Cathy and Cesar Martinez noticed an abrupt change in their 20-month-old son, Jacob, in 2005.
Within months, he lost all language skills. He would no longer make eye contact with others or respond when his name was called.
He stopped playing.
He spent most of his time sitting in the corner, banging his head against the wall.
When Jacob was diagnosed with moderate to severe autism, his parents immediately began private speech and occupational therapy for Jacob.
"We saw minimal progress, if any, at all, that first year," Cathy Martinez said.
They sought out a local pediatric behavioral psychologist specializing in autism spectrum disorders, who recommended a treatment called Applied Behavioral Analysis, which is based on theories that behaviors can be taught through a system of rewards and consequences.
It would cost $62,000 a year.
"She warned us that insurance will not pay for autism treatment in the state of Nebraska," Martinez said. "We left feeling devastated, that a treatment existed that could help our child, but our insurance refuses to cover it."
On Tuesday, the Legislature's Banking, Commerce and Insurance Committee discussed a bill (LB505) that would require insurance companies to pay for autism diagnoses and treatment.
The bill's sponsor, Sen. Colby Coash of Lincoln, said Nebraska is one of 18 states that do not require insurers to do so.
"Science has clearly proven that autism is a neurological disorder that can respond extremely well to treatment, especially early intervention therapy," Coash said. "The time for coverage is long overdue."
Autism is a disorder of neural development characterized by impaired social interaction and communication, and by restricted and repetitive behavior.
The increasing number of people diagnosed with autism makes it the fastest-growing serious developmental disability in the United States. No one knows what causes autism. Research indicates autism is triggered by "environmental factors" and possible genetics, but exactly what those factors are remains unknown.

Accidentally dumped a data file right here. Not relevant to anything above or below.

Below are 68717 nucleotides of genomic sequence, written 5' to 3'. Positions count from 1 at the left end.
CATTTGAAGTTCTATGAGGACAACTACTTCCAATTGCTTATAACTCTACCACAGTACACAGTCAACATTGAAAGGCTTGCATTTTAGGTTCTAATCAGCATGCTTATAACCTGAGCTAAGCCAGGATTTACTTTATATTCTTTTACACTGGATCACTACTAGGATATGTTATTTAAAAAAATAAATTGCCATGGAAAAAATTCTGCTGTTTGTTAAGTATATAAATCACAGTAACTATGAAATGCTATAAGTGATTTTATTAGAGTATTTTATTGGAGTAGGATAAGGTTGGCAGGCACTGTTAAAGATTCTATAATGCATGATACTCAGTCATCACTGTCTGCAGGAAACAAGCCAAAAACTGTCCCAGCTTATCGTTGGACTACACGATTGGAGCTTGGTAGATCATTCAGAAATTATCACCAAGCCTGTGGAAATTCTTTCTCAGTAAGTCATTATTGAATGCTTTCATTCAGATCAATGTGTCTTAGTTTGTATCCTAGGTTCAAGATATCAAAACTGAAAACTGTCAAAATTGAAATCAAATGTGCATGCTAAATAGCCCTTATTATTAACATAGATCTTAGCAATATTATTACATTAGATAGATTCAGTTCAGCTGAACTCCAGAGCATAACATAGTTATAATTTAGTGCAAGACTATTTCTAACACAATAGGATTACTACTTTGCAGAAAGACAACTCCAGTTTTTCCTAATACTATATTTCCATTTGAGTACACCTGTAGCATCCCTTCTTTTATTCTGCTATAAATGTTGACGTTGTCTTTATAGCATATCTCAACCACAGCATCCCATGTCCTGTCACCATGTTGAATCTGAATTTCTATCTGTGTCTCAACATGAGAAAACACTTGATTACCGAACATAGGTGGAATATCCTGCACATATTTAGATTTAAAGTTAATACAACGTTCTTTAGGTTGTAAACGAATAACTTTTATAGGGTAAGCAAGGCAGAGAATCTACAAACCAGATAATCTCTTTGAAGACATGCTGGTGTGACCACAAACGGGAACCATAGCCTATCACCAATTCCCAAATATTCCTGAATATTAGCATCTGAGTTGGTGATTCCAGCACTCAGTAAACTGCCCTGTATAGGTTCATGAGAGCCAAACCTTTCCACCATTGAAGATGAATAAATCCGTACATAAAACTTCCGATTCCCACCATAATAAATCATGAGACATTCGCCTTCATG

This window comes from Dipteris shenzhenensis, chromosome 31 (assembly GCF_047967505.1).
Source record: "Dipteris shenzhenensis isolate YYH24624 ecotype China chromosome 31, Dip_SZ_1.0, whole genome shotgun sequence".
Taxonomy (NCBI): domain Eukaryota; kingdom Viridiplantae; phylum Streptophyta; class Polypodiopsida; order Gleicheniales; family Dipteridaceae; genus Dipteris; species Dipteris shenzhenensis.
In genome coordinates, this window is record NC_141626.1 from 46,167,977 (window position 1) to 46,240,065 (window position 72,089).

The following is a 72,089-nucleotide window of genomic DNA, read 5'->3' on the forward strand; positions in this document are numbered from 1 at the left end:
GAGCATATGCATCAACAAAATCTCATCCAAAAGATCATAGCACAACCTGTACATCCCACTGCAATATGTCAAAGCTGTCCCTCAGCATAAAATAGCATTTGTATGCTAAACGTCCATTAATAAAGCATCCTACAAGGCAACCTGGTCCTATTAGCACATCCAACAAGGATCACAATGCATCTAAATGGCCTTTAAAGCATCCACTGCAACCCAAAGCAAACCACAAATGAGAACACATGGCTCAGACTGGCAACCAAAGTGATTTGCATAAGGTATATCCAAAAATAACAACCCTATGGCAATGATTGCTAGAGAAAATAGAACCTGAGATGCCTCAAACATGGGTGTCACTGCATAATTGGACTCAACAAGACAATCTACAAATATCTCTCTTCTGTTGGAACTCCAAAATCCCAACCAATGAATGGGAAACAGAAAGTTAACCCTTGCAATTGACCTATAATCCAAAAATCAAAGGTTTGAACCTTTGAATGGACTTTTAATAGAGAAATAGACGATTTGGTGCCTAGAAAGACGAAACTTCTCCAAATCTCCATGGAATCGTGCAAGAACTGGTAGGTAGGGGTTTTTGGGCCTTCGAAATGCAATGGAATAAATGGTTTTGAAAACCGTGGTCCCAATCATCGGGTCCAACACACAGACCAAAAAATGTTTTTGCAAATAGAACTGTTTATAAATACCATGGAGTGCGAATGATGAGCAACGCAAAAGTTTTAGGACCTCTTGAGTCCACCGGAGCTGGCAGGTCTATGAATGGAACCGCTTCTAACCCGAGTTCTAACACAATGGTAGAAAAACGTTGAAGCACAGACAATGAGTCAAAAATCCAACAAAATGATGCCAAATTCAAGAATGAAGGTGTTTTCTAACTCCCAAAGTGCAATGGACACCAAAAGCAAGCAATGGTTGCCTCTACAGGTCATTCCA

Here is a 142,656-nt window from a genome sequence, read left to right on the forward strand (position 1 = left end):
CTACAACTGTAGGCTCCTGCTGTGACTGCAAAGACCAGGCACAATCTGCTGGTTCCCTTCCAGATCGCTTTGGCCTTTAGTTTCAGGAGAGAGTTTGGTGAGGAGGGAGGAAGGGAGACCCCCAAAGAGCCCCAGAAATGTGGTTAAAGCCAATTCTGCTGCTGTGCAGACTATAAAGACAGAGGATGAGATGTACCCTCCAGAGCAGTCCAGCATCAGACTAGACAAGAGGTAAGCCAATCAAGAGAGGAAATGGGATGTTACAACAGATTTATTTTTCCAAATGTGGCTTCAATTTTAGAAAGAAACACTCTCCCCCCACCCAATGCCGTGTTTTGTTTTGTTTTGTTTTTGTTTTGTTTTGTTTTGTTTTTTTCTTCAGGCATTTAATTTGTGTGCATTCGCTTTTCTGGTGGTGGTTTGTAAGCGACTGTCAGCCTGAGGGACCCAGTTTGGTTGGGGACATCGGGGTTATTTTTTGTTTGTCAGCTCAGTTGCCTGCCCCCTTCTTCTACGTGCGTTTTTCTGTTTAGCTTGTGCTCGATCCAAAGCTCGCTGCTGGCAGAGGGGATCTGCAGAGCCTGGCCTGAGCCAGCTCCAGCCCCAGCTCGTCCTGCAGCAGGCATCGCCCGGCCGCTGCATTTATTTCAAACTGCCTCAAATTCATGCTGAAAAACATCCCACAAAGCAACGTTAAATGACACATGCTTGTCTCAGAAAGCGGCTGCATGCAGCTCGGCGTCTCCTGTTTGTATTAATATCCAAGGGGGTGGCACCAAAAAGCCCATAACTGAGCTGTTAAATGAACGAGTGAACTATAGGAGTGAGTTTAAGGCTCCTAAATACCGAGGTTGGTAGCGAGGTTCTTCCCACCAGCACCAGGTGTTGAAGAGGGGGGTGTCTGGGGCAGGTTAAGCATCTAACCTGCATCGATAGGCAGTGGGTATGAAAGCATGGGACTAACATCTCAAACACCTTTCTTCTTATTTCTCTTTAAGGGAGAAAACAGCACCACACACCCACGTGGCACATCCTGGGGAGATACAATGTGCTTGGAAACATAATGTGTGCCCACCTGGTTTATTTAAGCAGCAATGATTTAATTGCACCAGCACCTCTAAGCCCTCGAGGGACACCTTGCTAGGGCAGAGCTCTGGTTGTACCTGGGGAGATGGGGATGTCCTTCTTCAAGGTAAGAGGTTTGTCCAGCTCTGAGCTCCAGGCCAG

There is no cure for autism, although medical professionals agree the earlier the disorder is diagnosed, the better the results. Early intervention and behavior therapies can help children overcome some aspects of the disorder.
The Centers for Disease Control estimates that one in 88 children have autism spectrum disorder.
Coash said Nebraska families with autistic children are “either left without coverage, left bankrupt seeking treatment or even leave our state to find treatment elsewhere.
"Thirty-two other states require coverage, including our neighbors Iowa, Missouri, Kansas and Colorado," he said. "Now is the time to ensure our Nebraska families obtain effective treatment for autism, and this bill is the vehicle.”
Coash's bill would require up to $70,000 a year in coverage for behavioral health treatment, such as Applied Behavioral Analysis, for the first three years of treatment. The limit would be $20,000 annually thereafter until the age of 21.
As for the Martinez family, they spent some $250,000 on Jake’s ABA program from 2006 through 2011, and eventually had to file bankruptcy.
"The benefits to our child and family far outweigh the monetary cost and the embarrassment of filing bankruptcy," Cathy Martinez said. "Our son, who once sat in a corner slamming his head against the wall, now can independently toilet, write his name, eat with utensils, play games with other children, dress himself, add and subtract, brush his teeth, get a haircut and type sentences and reports at school. Jake can look me in the eye again and responds when we call his name.
"It’s time to put Nebraska’s children before big business," she said. "It’s time to do the right thing for Nebraska."
The bill was opposed by the Nebraska Insurance Federation and the city of Omaha, among others.
Ron Sedlacek, representing the Nebraska Chamber of Commerce and Industry, expressed concerns about the affordability of such "mandated benefits."
"Who's going to pay for it?" he said.
He also said it was not clear how such a plan would play out under the new federal health care law.